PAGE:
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Conservation: Thandi the rhino

ThandiThembiAn endearing story of survival
A rhino survival story is winning hearts and minds for conservation, says wildlife vet Dr William Fowlds, of Investec Rhino Lifeline.

 

Q: How bad were Thandi the rhino’s injuries after poachers darted her and hacked off her horns at Kariega Game Reserve in the Eastern Cape on 2 March 2012?
They were horrific – I could put my hand into the holes in her face where they hacked off her horns, leaving her sinuses exposed. One of the males was dead when we found them and Themba, the other, died 24 days later. It was only then that we discovered the massive extent of their internal injuries. There was huge muscle damage from being down for so long.

Q: What did you and your team do to heal her?
At that stage, there had been only one case of a rhino that survived a face mutilation like this. In the first phase of treatment, we stimulated growth of new cells by removing dead tissue and controlling the maggot problem, and filled the holes. It took a year for her to develop a big fat scab as skin regrew over her back horn, but the front skin was weak. In phase two, the surgical team performed the first skin grafts on a rhino.

Q: Where there any complications?
It was decided to replace the dead bulls 14 months after the poaching incident so that the Kariega population could remain viable. We dehorned the new male first as during mating they use their horns as a point of contact. Despite this, the amorous bull ripped her face open. We continued with the skin grafts and were researching how to attach a protective plate when we found she was pregnant and decided not to risk another op on her, apart from cleaning up the maggots on her face once.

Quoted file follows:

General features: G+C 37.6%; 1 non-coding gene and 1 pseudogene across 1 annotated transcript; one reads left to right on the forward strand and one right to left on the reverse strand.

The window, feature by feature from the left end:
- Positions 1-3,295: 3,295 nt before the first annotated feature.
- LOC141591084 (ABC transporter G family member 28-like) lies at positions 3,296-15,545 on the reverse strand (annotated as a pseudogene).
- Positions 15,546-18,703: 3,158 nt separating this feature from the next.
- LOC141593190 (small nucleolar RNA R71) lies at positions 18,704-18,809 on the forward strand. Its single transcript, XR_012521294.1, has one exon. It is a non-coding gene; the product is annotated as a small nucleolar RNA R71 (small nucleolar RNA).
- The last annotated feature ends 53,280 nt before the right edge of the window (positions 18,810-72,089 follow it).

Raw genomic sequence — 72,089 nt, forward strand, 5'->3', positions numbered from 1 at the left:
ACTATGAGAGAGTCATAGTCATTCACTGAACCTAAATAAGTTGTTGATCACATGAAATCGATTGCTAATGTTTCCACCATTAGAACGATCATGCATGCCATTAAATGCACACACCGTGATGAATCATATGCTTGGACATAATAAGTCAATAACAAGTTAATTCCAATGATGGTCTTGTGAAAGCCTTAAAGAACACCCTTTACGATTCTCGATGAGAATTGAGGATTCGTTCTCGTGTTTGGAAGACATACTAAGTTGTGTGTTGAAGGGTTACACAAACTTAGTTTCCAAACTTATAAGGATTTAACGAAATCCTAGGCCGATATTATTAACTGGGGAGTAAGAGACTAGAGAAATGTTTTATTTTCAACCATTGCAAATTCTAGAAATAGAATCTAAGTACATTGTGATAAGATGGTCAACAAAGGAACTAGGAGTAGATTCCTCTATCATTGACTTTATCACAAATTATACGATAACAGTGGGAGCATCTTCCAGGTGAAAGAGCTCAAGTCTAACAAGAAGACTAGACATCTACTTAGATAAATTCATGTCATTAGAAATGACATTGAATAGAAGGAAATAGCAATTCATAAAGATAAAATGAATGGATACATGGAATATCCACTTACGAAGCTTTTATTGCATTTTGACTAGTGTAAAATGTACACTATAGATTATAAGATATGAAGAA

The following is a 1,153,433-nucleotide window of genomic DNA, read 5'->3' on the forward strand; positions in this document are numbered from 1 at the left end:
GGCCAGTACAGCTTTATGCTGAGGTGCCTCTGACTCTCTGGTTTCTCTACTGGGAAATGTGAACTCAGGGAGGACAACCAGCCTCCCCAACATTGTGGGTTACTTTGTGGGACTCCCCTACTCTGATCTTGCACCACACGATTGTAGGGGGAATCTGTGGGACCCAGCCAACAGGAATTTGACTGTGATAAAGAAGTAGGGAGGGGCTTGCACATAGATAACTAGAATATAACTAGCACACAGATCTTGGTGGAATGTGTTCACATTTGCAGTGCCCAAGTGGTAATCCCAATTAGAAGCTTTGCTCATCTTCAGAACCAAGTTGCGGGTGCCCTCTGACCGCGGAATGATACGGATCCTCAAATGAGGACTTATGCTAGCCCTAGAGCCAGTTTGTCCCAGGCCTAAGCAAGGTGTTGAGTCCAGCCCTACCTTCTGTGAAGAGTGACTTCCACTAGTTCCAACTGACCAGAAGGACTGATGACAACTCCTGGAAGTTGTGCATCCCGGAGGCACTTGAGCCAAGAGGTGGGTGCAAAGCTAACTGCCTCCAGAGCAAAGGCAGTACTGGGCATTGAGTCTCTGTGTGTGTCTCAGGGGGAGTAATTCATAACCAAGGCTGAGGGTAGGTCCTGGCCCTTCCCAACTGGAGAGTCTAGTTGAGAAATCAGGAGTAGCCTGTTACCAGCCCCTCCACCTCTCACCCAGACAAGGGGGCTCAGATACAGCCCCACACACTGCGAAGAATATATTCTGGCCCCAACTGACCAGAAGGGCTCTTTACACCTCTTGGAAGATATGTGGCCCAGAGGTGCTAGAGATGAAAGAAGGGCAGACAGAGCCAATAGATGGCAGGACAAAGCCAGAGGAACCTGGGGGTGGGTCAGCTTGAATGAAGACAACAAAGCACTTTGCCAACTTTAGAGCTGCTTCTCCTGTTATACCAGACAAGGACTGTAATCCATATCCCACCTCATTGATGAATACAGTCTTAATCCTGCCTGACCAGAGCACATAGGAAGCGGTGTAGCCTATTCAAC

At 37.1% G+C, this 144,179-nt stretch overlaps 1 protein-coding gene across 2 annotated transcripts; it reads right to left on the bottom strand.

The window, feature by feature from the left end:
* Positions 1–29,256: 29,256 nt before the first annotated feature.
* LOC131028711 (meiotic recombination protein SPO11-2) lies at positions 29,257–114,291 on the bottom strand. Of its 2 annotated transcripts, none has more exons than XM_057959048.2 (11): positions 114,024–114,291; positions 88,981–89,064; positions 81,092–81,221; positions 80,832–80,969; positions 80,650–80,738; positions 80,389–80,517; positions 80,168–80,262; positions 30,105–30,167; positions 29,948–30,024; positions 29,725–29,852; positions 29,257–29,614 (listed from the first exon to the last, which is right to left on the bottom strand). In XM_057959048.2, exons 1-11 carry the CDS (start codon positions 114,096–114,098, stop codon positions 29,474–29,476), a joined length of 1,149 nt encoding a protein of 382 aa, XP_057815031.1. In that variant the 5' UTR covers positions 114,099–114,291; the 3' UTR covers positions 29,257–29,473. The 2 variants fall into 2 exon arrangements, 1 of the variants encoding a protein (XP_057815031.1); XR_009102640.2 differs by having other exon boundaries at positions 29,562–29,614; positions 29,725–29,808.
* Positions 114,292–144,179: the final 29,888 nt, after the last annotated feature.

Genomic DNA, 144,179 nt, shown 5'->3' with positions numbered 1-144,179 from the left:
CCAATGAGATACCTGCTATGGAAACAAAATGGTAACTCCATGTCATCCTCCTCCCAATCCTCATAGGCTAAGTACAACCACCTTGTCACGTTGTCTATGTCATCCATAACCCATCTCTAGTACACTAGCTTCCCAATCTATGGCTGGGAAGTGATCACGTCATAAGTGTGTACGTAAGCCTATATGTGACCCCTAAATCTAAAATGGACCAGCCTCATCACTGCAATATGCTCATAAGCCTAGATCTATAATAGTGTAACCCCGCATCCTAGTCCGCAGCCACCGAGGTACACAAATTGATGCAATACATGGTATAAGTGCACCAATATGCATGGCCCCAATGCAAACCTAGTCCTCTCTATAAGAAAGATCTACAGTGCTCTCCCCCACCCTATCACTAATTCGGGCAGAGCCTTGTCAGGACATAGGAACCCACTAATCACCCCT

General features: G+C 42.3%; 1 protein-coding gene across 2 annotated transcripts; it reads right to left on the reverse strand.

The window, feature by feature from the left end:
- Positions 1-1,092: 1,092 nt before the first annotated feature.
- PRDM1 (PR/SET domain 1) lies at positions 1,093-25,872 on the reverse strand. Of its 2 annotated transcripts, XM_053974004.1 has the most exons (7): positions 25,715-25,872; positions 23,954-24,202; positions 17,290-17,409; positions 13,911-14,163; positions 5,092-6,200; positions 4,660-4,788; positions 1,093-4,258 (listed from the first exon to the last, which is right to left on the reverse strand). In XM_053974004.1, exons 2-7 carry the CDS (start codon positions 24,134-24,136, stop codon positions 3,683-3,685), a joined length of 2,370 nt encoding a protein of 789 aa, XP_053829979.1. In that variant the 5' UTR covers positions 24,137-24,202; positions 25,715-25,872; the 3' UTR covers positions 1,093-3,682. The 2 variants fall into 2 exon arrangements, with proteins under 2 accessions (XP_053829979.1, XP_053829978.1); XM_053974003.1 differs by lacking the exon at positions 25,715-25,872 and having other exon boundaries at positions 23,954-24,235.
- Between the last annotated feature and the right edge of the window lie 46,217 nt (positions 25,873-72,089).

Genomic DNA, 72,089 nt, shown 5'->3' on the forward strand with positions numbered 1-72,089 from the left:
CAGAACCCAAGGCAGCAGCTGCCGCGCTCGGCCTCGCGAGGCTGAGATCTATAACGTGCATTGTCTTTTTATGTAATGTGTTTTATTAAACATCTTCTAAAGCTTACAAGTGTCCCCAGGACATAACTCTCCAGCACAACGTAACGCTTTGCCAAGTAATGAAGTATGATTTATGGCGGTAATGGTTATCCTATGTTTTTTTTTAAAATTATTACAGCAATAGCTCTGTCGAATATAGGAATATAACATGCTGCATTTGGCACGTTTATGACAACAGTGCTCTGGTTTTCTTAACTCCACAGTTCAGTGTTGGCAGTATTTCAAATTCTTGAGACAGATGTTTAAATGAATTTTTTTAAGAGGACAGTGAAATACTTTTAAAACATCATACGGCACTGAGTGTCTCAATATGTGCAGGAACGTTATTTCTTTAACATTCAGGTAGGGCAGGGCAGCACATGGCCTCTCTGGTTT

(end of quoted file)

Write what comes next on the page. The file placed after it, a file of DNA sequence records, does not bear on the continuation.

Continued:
Q: Tell us about Kariega’s happy event on 13 January this year?
Almost three years after the attack on her, Thandi gave birth to a little girl. We named her Thembi, ‘Hope’ in Xhosa. Watching her playing is so endearing! And the noises the family makes are delightful, soft sounds, like nothing you’ve heard before. Whale song is about the closest.

Q: Has there been any positive spinoff from this awful poaching event?
Thandi has become an icon for rhino survival and this has grown from a poaching incident to a big drive and inspired people to become proactive. It’s not just about giving money, but it’s resulted in concrete projects. For instance, the Rooting for Rhino education programme is active in schools. We’ve also learned a lot more about rhino anatomy and other rhinos in similar predicaments have benefited from this.

ThandiThembi-walkQ: What are you doing to counter public ‘rhino fatigue’?
We’ve started a campaign to endear rhinos to people. We’re recording the lives of the rhinos at Kariega with special video equipment sponsored by a university in Texas. Thembi is about to get a new playmate: a camera disguised as a large tortoise!

Q: What kind of a future does Thembi face?
Unlike her mother, she is a normal rhino and faces all the risks of other rhinos. The statistics are scary: poaching rates have increased by twice as much as three years ago when Thandi’s horns were hacked off. We will try to match the risk with increased security, but we’re also tackling the problem with education campaigns in the East now. Changing behaviour in other cultures is a huge challenge, but modern telecoms and social media make it easier to reach people.

Q: Where do you stand on dehorning rhino to protect them?
It’s not a solution for the species as it just displaces poachers to other rhino populations by taking away 90% of the reward. But it is a tool to consider and all the Kariega rhino have been dehorned.

 

This article first appeared in AA Traveller

Links
Keep track of Thembi on her Facebook page courtesy of Kariega Game Reserve and download a rhino ringtone to help conserve these endangered animals at www.cyberfari.com .
Read about more rhino survivors: www.savingthesurvivors.co.za
Learn more about the rhino crisis: www.wildernessfoundation.co.za and www.investecrhinolifeline.co.za